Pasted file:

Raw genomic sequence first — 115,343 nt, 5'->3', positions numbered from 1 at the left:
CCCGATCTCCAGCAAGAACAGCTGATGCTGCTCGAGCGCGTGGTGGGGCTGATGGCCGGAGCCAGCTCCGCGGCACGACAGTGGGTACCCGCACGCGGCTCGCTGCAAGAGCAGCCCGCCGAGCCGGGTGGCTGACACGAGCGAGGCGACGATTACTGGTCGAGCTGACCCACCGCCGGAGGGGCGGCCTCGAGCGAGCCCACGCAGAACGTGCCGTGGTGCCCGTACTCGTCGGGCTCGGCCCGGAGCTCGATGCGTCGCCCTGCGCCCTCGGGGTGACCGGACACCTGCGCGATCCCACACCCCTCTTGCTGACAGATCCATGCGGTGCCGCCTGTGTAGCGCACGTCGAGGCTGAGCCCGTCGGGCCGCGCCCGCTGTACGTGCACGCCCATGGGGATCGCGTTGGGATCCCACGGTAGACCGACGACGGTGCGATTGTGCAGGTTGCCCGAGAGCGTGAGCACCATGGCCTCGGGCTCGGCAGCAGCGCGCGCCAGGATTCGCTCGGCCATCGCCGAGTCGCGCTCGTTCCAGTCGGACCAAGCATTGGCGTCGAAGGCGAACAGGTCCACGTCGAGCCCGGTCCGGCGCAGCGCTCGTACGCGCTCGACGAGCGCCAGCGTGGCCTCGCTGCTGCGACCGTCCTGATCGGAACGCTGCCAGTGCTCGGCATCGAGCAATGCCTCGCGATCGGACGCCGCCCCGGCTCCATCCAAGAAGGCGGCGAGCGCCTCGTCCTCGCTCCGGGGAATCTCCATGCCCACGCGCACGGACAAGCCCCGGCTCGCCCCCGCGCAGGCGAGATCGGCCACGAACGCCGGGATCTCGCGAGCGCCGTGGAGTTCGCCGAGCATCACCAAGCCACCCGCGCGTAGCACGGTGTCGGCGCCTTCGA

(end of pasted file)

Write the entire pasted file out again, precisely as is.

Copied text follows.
Raw genomic sequence first — 115,343 nt, 5'->3', positions numbered from 1 at the left:
CCCGATCTCCAGCAAGAACAGCTGATGCTGCTCGAGCGCGTGGTGGGGCTGATGGCCGGAGCCAGCTCCGCGGCACGACAGTGGGTACCCGCACGCGGCTCGCTGCAAGAGCAGCCCGCCGAGCCGGGTGGCTGACACGAGCGAGGCGACGATTACTGGTCGAGCTGACCCACCGCCGGAGGGGCGGCCTCGAGCGAGCCCACGCAGAACGTGCCGTGGTGCCCGTACTCGTCGGGCTCGGCCCGGAGCTCGATGCGTCGCCCTGCGCCCTCGGGGTGACCGGACACCTGCGCGATCCCACACCCCTCTTGCTGACAGATCCATGCGGTGCCGCCTGTGTAGCGCACGTCGAGGCTGAGCCCGTCGGGCCGCGCCCGCTGTACGTGCACGCCCATGGGGATCGCGTTGGGATCCCACGGTAGACCGACGACGGTGCGATTGTGCAGGTTGCCCGAGAGCGTGAGCACCATGGCCTCGGGCTCGGCAGCAGCGCGCGCCAGGATTCGCTCGGCCATCGCCGAGTCGCGCTCGTTCCAGTCGGACCAAGCATTGGCGTCGAAGGCGAACAGGTCCACGTCGAGCCCGGTCCGGCGCAGCGCTCGTACGCGCTCGACGAGCGCCAGCGTGGCCTCGCTGCTGCGACCGTCCTGATCGGAACGCTGCCAGTGCTCGGCATCGAGCAATGCCTCGCGATCGGACGCCGCCCCGGCTCCATCCAAGAAGGCGGCGAGCGCCTCGTCCTCGCTCCGGGGAATCTCCATGCCCACGCGCACGGACAAGCCCCGGCTCGCCCCCGCGCAGGCGAGATCGGCCACGAACGCCGGGATCTCGCGAGCGCCGTGGAGTTCGCCGAGCATCACCAAGCCACCCGCGCGTAGCACGGTGTCGGCGCCTTCGA